The election count for mayor of the nation's seventh-largest city ended Friday with incumbent Dick Murphy (search) leading by 2,205 votes, but a court challenge could keep alive the write-in candidacy of a maverick city councilwoman and surf-shop owner.

A Superior Court judge will be asked Monday to consider whether to count ballots on which voters wrote Councilwoman Donna Frye's (search) name but failed to fill in an adjoining bubble. The county registrar of voters has said California's election code prohibits tallying such ballots.

Seventeen days after the election, Murphy had 157,459 votes to 155,254 write-ins verified for Frye, according to the registrar. Ron Roberts, a San Diego County supervisor, had 141,505 votes.

Murphy declared victory Friday night before cheering supporters. He said he doubted legal action would change the results, and added, "Even if the courts got involved and ruled the other way, we won the mayoral election."

The lawsuit filed Wednesday by the League of Women Voters (search) of San Diego asks that all ballots be counted. The suit said "thousands" of voters wrote Frye's name but neglected to fill the optical-scan bubble.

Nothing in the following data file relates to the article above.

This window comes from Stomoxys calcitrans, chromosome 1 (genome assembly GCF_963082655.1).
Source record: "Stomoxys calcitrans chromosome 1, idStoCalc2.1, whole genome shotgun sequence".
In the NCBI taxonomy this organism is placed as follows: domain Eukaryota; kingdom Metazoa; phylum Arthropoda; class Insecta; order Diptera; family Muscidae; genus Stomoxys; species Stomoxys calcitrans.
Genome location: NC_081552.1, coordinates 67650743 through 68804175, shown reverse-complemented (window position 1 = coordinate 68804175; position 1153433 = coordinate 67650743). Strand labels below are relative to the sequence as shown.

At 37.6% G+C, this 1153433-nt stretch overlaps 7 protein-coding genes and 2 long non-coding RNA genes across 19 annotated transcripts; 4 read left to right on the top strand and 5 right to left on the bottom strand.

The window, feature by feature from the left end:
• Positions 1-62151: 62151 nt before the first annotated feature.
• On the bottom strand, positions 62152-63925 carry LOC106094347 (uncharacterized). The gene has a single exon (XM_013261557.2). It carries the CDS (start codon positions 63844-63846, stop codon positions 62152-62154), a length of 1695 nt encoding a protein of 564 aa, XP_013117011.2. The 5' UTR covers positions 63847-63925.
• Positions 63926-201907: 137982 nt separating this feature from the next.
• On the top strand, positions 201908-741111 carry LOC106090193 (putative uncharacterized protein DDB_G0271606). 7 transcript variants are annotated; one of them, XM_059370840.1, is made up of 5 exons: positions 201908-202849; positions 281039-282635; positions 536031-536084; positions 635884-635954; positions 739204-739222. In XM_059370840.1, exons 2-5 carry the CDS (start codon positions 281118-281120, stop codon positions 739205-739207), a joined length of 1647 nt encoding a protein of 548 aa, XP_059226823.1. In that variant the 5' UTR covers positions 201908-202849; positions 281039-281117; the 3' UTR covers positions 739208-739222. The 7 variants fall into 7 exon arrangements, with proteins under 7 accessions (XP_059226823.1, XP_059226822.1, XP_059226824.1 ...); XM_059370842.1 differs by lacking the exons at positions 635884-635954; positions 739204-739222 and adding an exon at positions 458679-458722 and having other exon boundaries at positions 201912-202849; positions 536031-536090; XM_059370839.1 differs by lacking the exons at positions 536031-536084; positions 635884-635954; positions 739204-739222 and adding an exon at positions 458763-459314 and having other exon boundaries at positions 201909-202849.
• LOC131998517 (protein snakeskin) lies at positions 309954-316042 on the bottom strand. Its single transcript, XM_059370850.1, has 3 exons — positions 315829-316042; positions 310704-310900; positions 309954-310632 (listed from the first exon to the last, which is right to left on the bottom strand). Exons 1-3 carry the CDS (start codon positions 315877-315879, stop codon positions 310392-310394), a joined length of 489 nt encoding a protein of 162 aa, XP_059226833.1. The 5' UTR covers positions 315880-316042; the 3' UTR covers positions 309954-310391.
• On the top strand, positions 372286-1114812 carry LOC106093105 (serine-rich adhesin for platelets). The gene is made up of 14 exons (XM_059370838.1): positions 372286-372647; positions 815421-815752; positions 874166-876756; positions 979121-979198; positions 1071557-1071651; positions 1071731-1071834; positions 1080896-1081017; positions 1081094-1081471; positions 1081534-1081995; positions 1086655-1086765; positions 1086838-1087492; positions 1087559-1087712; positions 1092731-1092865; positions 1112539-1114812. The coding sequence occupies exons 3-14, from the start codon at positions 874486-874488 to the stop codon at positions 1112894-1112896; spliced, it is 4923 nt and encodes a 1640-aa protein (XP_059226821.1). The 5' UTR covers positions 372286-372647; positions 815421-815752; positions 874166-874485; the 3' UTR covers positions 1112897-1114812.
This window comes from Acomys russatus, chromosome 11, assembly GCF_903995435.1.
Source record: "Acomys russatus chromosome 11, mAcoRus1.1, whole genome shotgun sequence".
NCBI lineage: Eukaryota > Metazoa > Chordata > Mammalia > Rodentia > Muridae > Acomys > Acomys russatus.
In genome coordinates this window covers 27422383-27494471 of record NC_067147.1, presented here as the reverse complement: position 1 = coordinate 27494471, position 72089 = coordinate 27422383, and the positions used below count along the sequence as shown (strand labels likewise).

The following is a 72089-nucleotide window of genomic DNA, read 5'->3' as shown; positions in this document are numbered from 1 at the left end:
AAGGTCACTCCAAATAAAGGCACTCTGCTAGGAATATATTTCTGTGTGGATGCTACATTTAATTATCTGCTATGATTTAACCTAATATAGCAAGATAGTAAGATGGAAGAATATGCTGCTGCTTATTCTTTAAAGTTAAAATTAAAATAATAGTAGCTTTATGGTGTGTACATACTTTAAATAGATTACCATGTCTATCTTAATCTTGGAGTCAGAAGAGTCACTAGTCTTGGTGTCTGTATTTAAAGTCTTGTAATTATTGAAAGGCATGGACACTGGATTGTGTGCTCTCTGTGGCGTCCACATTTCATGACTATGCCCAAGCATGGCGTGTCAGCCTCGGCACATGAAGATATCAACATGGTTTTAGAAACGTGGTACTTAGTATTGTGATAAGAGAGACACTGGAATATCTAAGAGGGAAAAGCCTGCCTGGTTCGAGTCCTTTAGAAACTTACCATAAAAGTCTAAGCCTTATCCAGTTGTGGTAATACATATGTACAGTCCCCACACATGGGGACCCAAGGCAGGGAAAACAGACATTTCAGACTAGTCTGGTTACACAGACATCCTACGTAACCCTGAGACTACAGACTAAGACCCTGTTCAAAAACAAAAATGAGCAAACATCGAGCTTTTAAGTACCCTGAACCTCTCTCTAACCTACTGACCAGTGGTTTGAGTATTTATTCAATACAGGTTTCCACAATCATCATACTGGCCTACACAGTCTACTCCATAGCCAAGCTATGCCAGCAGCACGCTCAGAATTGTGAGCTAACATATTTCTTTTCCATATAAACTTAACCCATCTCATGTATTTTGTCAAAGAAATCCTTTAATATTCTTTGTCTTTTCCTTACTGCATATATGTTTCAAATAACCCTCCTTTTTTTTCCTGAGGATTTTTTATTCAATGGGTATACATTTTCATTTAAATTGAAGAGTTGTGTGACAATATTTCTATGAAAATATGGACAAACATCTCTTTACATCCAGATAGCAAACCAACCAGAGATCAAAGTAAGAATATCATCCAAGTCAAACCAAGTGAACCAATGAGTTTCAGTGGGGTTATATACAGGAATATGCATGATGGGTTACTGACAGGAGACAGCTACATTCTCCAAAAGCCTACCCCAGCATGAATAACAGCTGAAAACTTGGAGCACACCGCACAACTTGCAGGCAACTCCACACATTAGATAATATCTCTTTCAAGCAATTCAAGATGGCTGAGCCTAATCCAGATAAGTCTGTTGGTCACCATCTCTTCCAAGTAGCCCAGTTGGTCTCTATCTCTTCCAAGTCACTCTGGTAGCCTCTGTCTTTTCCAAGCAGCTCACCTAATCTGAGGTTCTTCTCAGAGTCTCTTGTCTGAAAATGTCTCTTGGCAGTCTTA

Voter Registrar Sally McPherson said Friday she did not know how many ballots had a blank bubble with Frye's name written in.

The campaign was a dreary rematch of a 2000 contest between Murphy and Roberts, both Republicans, until Democrat Frye jumped in less than five weeks before the Nov. 2 election.

Frye, 52, promised to breathe some "aloha spirit" into City Hall and end a culture of backroom deals as the seaside city of 1.3 million people plunged into one of its worst financial scandals ever.

Voter disgust helped Frye, who was the lone dissenter in a 2002 City Council vote to enhance retirement benefits for city employees. That vote — one that Murphy, 61, later said he regretted — further weakened the city's underfunded pension plan and drew sharp criticism in a city-commissioned investigation into whether the city hid bad news about its finances.

The U.S. Securities and Exchange Commission and Justice Department are investigating the city's financial practices.